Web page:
Hygiene Queen, RN Guide 23,597 Views
Joined Sep 13, '07.
Posts: 2,356 (72% Liked)
I have a cap. I wear it on Halloween with uniform dress, white hose and navy blue sweater. I wear it to my elderly day care job. The old folks love it! My coworkers (that are not nurses) tell me I look intimidating in this, lol. Not sure why.
And Bookworm, too...
Maybe I'm just low class or tacky, but by golly, these stories had me laughing so dang hard!
I'm sorry you don't get it.
Surgeon is a notorious screaming anus...
Yes, many if not most psych units are locked. In fact, I've never been in one that wasn't. (Not that I've been in a lot of them.) This is done to keep patients safe and to minimize distractions. And no, it wasn't at night, so it wasn't creepy at all.
A couple of years prior to THAT, worked with a nurse who always wore a nurse's cap. She wore it because "I earned it".
A long time ago, I started my first ever job as a CNA. This nursing home was a hell hole. I sucked it up for about two weeks before I quit.
Anyway, the aides were a bunch of older men and women who were absolute losers. They were, maybe, late 20's to early 40's. I was 17. You'd think they'd show some maturity, but nooo. The crap started to fly when a resident complimented me and this was overheard by the aides. Oh my god, you'd think being complimented would be a fantastic thing... not to these yahoos. I was immediately taunted, "Ooooh... you're sooooo nice... isn't she just sooooo perfect!" Blah blah blah.
Then as I was walking down the hallway, there they all were, waiting for me to pass. They were actually lined up on each side and blew straw wrappers in my face when I walked through! I couldn't believe it! Another time, they all gathered about to watch Tim the Lead Aide offer me a piece of chocolate cake that he had brought from the soiled utility room!!! Yes, I'm confident to this day that there was poop in that cake. When I told him I wasn't stupid, you better believe I was mocked some more.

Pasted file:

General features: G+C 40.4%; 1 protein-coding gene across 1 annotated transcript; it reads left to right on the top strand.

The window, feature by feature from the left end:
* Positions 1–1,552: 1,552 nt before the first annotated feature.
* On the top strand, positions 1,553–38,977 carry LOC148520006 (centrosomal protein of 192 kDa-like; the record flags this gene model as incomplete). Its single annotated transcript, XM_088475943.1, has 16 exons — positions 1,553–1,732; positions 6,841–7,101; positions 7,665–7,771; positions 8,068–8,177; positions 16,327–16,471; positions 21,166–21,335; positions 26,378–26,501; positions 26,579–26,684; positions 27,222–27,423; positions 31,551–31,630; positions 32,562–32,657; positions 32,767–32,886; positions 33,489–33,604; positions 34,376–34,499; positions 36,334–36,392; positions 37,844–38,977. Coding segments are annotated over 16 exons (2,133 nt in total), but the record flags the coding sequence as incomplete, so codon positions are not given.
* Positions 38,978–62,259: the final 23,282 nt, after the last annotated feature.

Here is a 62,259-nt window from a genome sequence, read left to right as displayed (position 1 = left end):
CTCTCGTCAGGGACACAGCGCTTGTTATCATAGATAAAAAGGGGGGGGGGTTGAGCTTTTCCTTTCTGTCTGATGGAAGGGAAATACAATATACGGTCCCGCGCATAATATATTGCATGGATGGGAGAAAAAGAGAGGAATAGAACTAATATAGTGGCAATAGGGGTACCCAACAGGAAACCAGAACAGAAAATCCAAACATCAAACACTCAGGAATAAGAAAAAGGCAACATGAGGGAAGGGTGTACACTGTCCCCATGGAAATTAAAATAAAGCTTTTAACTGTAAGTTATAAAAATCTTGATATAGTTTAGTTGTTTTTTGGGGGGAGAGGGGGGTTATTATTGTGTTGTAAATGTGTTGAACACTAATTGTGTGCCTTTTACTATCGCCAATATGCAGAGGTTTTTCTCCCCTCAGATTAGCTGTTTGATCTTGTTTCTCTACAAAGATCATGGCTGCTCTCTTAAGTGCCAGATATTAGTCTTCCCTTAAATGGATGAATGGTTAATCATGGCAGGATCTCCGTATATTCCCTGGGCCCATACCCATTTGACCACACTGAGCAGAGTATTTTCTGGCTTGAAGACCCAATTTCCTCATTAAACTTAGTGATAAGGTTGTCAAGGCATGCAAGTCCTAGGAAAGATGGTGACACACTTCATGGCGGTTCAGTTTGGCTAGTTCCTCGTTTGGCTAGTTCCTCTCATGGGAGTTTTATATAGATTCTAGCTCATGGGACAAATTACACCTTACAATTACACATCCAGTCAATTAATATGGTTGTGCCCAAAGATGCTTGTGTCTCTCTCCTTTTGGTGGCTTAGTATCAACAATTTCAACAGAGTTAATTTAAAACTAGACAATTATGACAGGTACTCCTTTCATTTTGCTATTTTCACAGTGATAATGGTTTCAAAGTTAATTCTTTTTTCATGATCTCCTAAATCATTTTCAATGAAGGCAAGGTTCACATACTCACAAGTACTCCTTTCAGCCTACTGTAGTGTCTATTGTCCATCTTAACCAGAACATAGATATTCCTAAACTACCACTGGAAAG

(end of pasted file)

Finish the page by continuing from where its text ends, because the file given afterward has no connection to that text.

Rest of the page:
I also had my purse stolen the first day was there-- but that wasn't bullying. That was just a thief.
I have never, in any job anywhere, ever experienced anything like that before or since. I believe it's truly rare. Thank the Lord.
I hope the students on here never feel too bad about tossing out a wrong answer or two. That's how we learn. I know that when I've been wrong, the correct answer has stuck with me for ever and ever afterward! That said, perhaps students need to make it clear that they are students (or pre-students) when they participate. It just helps other students measure the weight of some of these answers.
All students who come here are well advised to remember that not all participants in these threads will have correct answers or will even be leading you in the right direction. Students: Take each answer with a grain of salt and fact check it for yourself.
Oh, that first year is brutal for most.
You have to tough it out.
That's the only way it gets easier.
It's "trial-by-fire"... your abilities are being pushed to the extreme limit during new and stressful situations.
The question is: are you able to tough it through and come back for more and do better next time.
Every time you come back, the easier it is to handle.
When new nurses want to give up right away, I think:
1) They just need a boot in their butt to get back in there (and show 'em!) and they're tough enough to do it.
2) They need to get out because they don't have the endurance and patience to chug through.
I think most fall under #1.
I would encourage shoving steel down your spine and facing it... again and again until you've got it!
Personally, I had an episode, within my first few months, wherein I was so beyond stressed and humiliated by my incompetence that it took every fiber of my being to march my butt back to work.
I almost walked out.
While my incompetence certainly didn't win me any awards, I did earn a wee bit of respect by my willingness to toughen up and endure the situation in order to learn and move on.
If I had quit, I would never have reached the point to where I'm comfortable.
I never would have earned any degree of respect by my peers.
I would have been remembered as a "quitter".
I handle things now that hardly cause me to sweat...
But back in my first year, I was certain I was going to go to an early grave from a mighty MI or a stroke... and it was going to happen before my shift was over... I was going to die
Well, I'm still here and so is each and every nurse.
If it were so impossible, there would be no nurses.
Please, before you quit:
DON'T DO IT!!!
I think you'll find a degree of pride in just how tough you can be and amazed by how much you learn.
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